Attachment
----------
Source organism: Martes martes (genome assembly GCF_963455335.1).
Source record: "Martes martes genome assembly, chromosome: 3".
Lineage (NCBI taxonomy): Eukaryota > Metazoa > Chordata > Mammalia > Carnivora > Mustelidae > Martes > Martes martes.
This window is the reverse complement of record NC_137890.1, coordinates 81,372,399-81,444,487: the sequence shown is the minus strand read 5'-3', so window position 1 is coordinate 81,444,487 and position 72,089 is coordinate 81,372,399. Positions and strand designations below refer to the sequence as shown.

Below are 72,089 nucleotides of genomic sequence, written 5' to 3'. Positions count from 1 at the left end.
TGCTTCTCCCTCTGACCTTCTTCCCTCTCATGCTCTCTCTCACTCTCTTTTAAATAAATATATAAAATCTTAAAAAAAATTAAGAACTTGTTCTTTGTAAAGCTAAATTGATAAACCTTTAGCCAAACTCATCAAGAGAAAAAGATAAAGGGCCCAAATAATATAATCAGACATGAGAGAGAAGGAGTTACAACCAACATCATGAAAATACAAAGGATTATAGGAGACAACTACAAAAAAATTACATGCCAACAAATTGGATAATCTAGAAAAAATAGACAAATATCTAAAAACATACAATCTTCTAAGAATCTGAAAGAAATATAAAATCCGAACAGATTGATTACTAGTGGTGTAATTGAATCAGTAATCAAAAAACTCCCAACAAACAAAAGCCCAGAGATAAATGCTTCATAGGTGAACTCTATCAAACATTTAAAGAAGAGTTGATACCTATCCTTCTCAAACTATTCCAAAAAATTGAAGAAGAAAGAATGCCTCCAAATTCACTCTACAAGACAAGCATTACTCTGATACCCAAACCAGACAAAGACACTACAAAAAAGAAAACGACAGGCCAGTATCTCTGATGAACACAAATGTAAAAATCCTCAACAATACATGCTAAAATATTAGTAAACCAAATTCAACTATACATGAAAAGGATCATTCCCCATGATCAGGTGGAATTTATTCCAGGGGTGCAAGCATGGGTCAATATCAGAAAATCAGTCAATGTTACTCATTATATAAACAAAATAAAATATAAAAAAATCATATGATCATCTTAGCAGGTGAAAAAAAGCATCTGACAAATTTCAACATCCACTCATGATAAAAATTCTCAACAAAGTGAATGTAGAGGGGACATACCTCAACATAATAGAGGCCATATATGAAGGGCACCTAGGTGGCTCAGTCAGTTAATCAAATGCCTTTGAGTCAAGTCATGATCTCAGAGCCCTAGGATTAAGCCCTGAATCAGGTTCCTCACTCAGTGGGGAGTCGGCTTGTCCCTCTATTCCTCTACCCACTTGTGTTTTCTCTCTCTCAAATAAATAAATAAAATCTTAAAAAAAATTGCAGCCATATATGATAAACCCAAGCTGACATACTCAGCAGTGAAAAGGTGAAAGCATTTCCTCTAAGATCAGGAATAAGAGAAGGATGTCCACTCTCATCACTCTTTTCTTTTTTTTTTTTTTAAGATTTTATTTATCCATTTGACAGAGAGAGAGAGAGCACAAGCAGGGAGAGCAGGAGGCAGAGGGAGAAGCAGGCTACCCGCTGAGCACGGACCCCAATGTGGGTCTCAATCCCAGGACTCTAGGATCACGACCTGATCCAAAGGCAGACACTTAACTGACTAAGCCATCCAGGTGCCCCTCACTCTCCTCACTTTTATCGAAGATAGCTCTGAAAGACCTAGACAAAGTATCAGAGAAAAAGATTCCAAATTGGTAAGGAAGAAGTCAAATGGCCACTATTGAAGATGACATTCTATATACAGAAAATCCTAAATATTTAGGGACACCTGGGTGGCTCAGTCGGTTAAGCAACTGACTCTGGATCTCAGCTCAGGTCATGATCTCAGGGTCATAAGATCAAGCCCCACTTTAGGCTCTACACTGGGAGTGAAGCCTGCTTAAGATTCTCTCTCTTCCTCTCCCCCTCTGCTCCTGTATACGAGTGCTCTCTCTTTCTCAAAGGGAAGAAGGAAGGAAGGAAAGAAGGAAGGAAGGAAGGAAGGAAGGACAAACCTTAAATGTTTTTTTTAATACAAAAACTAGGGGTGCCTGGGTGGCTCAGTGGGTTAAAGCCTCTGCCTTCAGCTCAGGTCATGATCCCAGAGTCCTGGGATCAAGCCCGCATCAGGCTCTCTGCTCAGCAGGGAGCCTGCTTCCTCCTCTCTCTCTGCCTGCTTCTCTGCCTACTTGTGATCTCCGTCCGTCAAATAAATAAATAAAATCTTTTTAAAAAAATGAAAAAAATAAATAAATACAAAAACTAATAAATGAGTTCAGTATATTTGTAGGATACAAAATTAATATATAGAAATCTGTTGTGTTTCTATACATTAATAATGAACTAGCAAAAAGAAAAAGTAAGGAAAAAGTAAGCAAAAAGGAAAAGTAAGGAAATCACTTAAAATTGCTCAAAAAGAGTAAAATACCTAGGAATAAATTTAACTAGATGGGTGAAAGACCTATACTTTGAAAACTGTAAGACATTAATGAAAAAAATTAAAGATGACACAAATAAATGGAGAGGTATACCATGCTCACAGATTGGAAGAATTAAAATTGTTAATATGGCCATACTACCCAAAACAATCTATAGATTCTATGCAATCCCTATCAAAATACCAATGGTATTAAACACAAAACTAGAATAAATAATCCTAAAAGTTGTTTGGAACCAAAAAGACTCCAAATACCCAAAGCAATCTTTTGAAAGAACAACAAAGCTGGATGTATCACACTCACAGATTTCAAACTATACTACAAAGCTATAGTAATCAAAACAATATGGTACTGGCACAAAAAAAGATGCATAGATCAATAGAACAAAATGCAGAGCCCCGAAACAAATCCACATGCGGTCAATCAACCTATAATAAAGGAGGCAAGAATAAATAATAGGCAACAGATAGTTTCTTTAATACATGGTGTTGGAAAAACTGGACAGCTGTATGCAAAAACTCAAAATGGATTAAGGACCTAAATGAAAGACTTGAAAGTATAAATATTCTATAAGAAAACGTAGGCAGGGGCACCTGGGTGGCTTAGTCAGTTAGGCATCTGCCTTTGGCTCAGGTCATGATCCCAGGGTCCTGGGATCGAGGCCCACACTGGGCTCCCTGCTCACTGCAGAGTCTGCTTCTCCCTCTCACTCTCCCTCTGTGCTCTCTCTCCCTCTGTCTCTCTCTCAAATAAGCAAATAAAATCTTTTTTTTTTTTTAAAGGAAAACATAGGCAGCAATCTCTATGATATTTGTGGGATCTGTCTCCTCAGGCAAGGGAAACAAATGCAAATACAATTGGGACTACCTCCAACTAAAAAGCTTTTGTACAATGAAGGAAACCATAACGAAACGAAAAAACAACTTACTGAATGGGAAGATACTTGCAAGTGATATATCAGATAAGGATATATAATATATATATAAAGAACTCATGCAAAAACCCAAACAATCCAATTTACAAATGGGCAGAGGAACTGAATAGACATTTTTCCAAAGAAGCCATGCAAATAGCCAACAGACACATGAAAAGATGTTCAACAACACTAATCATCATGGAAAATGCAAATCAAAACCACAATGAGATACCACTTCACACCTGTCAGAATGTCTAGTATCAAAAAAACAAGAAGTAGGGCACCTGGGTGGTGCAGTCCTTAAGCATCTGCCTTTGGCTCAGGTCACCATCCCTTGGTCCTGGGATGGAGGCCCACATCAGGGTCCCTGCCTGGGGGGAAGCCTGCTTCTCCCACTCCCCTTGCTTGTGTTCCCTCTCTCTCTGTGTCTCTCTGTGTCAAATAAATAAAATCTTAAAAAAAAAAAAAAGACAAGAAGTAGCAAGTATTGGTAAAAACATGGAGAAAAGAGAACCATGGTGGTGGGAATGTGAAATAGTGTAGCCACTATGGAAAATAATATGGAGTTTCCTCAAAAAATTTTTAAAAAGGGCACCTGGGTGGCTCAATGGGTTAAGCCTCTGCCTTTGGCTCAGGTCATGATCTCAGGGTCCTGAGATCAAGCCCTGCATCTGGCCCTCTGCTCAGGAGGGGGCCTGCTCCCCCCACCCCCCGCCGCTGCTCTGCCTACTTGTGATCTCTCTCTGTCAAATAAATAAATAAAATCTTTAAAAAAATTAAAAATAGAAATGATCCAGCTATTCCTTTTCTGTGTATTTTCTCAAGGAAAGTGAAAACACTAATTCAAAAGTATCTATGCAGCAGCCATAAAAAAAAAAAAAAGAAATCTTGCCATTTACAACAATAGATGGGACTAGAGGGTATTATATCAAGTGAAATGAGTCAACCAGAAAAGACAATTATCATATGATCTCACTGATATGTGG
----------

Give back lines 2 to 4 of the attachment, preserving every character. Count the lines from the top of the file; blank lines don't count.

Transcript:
Source record: "Martes martes genome assembly, chromosome: 3".
Lineage (NCBI taxonomy): Eukaryota > Metazoa > Chordata > Mammalia > Carnivora > Mustelidae > Martes > Martes martes.
This window is the reverse complement of record NC_137890.1, coordinates 81,372,399-81,444,487: the sequence shown is the minus strand read 5'-3', so window position 1 is coordinate 81,444,487 and position 72,089 is coordinate 81,372,399. Positions and strand designations below refer to the sequence as shown.